For me this week has been all about colour. I’ve recently come across several really useful resources on colour specifically aimed at spinners, knitters and other fiber lovers and I thought I’d share these with you, as they have been so inspirational to me (plus most of my actual craft projects are top-secret at the moment so I can’t blog about them yet!).
My recent drive to learn more about colour theory started when I just happened to come across a fantastic book called Color in Spinning by Deb Menz, and it made me realise there’s much more to colour theory than I had realised.
The book, as the name implies, is all about yarn design from a colour perspective, and it covers an amazing range of topics for one book. It starts with colour theory, which many craft books do, but Deb Menz covers the topic in much more depth than many other books, moving beyond the basics to introduce many useful concepts such as colour harmonies and how to use contrast in choosing colours. I really like the way each concept is nicely illustrated with photographs of fibres, yarns and knitted swatches.
Deb Menz then moves on to different techniques for dyeing fiber before spinning. There’s as much information here as you’d find in a standard dyeing book, but she’s not nearly finished yet – in fact she’s hardly started as she then moves on to fiber preparation and colour blending using different tools. And finally, she talks about spinning and plying those multicoloured fiber preparations. There’s just so much information here, you really get your money’s worth with this book. You will want to go and create your own beautiful yarns after reading this book, even if you were not a spinner before.
Now that I’ve gushed enough about the book, what else have my color theory classes included? Well, I seemed to have spent most of my spare money on the Interweave Press online shop recently. I of course found Maggie Casey’s spinning video there, as I recently blogged, but since then I also found two excellent video workshops on colour there.
The first one, Yarn Design for Spinners is also by Deb Menz, and it complements nicely what she’s written about in her books. This video again covers a lot of ground. They could easily have made it a bit longer, so that each topic could have been covered with more time. But a fantastic workshop nevertheless. If you like your yarns and textiles to resemble a Monet painting, then I definitely recommend this video for you.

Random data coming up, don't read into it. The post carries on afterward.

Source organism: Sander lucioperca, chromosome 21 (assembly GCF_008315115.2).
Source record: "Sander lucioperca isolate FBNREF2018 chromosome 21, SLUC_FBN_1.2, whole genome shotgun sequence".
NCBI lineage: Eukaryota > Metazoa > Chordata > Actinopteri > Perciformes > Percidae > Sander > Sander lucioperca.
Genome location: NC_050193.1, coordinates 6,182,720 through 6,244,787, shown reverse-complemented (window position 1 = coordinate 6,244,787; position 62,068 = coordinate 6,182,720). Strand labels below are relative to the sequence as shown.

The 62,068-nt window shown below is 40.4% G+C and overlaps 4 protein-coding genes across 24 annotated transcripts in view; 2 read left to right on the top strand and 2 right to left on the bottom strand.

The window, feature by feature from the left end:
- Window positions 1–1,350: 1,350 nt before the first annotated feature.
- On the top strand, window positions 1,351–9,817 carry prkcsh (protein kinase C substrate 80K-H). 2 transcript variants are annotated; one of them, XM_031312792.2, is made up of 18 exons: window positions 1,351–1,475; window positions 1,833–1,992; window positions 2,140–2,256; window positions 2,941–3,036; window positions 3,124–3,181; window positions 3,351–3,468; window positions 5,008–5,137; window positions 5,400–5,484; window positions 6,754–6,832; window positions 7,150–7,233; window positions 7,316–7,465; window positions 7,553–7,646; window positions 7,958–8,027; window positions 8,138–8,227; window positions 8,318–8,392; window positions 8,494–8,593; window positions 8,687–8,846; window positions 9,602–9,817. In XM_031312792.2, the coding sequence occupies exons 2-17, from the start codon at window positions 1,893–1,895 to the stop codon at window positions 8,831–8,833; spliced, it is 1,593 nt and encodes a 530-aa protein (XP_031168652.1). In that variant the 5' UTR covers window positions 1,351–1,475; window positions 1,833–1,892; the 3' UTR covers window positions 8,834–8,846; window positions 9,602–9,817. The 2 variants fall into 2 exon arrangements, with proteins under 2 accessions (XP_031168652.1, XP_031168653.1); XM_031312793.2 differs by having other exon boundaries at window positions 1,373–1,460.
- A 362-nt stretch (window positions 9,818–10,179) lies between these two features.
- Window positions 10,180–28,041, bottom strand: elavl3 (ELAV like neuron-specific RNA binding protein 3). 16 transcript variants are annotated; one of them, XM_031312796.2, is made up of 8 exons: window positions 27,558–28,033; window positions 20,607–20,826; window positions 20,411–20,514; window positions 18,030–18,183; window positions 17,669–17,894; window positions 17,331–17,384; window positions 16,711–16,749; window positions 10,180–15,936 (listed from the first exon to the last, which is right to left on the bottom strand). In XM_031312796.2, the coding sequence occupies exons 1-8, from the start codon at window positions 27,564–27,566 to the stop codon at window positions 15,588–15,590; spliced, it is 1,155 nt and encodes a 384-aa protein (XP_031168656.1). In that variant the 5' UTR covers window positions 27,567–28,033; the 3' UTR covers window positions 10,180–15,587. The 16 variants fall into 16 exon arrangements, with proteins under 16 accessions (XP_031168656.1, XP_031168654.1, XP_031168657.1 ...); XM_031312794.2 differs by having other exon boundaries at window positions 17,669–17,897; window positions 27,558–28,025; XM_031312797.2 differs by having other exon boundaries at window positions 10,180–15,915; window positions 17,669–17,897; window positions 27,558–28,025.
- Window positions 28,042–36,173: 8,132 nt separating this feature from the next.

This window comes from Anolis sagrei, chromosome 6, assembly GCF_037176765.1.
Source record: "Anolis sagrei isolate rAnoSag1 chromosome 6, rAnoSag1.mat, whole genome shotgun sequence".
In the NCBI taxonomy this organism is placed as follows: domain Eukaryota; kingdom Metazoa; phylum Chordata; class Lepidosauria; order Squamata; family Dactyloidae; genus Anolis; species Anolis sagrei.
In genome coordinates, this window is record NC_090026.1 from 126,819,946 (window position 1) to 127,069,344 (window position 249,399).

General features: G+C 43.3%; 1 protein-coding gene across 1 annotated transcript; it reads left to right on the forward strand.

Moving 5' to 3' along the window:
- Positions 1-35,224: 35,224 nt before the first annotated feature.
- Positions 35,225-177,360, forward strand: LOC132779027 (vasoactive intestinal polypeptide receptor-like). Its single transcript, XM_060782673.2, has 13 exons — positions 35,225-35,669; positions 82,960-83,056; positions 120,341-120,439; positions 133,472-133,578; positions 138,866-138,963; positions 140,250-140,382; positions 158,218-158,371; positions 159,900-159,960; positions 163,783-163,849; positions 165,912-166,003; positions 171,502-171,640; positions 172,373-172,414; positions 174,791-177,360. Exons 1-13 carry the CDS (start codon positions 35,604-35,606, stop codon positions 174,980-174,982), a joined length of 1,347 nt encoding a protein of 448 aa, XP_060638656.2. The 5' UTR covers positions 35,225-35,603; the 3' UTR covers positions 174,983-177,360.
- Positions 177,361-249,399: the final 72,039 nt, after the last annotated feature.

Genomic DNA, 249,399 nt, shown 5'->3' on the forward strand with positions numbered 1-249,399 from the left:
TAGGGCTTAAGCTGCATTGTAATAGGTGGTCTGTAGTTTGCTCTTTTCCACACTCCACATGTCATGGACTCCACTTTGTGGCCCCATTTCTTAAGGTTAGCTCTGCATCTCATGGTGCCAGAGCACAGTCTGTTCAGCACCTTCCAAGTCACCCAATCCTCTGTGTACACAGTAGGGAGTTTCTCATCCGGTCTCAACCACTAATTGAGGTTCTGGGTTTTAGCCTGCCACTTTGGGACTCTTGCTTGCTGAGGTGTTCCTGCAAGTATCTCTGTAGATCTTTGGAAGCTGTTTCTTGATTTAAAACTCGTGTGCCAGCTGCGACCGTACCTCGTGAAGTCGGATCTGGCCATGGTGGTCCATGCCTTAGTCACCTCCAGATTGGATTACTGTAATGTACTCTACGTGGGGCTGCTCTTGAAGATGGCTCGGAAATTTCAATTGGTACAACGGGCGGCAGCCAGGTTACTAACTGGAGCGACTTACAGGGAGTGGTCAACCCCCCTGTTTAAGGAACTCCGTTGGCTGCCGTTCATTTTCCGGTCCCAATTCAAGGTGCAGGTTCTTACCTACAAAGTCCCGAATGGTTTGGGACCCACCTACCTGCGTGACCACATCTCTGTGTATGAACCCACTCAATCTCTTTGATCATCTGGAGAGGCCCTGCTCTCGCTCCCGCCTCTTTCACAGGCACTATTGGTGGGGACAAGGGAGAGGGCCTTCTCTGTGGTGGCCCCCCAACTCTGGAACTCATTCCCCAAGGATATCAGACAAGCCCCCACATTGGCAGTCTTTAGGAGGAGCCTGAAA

The Deb Menz video is of course most useful for those with an interest in spinning, but the second workshop I’ve been watching, The Fiber Artist’s Guide to Color by Laura Bryant, is useful whether you’re spinner, dyer, knitter or weaver. This workshop starts by showing you how to arrange colours in the order of value (if you love playing with colours, whether it’s by sorting bits of paper or your stash, then this one’s definitely one for you!).
The mostly useful lesson here for me was that yarns with similar values will go together regardless of the actual hues, or colour itself. Another useful point was that if you choose a set of colours with relatively low contrast, you perceive the surface as a play of colour, whereas with high contrast colours (such as black and white) you start paying attention to the pattern. This workshop is more focused, and doesn’t cover quite as much as Deb Menz, but that make it easier to absorb the information and I found it an excellent workshop nevertheless.
So all in all, it has been a very educational and inspirational week here. If you love colours and want to learn more about their use in textile crafts, then I definitely recommend these two knowledgeable ladies’ books and videos.